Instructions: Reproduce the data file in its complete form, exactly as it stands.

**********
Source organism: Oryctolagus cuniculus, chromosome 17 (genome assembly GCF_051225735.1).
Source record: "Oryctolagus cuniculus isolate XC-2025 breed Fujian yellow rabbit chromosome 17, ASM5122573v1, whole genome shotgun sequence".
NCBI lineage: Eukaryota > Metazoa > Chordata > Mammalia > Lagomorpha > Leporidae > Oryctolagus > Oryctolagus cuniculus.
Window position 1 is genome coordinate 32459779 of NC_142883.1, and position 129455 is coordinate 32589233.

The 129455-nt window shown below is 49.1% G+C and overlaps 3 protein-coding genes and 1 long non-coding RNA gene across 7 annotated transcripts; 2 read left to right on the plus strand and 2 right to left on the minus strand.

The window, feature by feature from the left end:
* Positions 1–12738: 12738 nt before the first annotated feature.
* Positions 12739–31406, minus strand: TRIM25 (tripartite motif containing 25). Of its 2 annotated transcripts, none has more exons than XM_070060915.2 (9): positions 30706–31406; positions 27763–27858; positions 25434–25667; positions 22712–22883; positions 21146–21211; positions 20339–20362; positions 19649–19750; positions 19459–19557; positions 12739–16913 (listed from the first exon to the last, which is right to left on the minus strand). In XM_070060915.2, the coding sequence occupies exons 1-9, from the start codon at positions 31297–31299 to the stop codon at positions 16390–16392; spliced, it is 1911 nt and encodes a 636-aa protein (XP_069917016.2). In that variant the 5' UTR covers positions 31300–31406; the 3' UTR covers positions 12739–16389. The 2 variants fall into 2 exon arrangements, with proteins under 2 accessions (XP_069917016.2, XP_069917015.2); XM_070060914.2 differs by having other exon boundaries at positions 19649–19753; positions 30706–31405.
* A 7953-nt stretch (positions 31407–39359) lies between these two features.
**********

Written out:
Source organism: Oryctolagus cuniculus, chromosome 17 (genome assembly GCF_051225735.1).
Source record: "Oryctolagus cuniculus isolate XC-2025 breed Fujian yellow rabbit chromosome 17, ASM5122573v1, whole genome shotgun sequence".
NCBI lineage: Eukaryota > Metazoa > Chordata > Mammalia > Lagomorpha > Leporidae > Oryctolagus > Oryctolagus cuniculus.
Window position 1 is genome coordinate 32459779 of NC_142883.1, and position 129455 is coordinate 32589233.

The 129455-nt window shown below is 49.1% G+C and overlaps 3 protein-coding genes and 1 long non-coding RNA gene across 7 annotated transcripts; 2 read left to right on the plus strand and 2 right to left on the minus strand.

The window, feature by feature from the left end:
* Positions 1–12738: 12738 nt before the first annotated feature.
* Positions 12739–31406, minus strand: TRIM25 (tripartite motif containing 25). Of its 2 annotated transcripts, none has more exons than XM_070060915.2 (9): positions 30706–31406; positions 27763–27858; positions 25434–25667; positions 22712–22883; positions 21146–21211; positions 20339–20362; positions 19649–19750; positions 19459–19557; positions 12739–16913 (listed from the first exon to the last, which is right to left on the minus strand). In XM_070060915.2, the coding sequence occupies exons 1-9, from the start codon at positions 31297–31299 to the stop codon at positions 16390–16392; spliced, it is 1911 nt and encodes a 636-aa protein (XP_069917016.2). In that variant the 5' UTR covers positions 31300–31406; the 3' UTR covers positions 12739–16389. The 2 variants fall into 2 exon arrangements, with proteins under 2 accessions (XP_069917016.2, XP_069917015.2); XM_070060914.2 differs by having other exon boundaries at positions 19649–19753; positions 30706–31405.
* A 7953-nt stretch (positions 31407–39359) lies between these two features.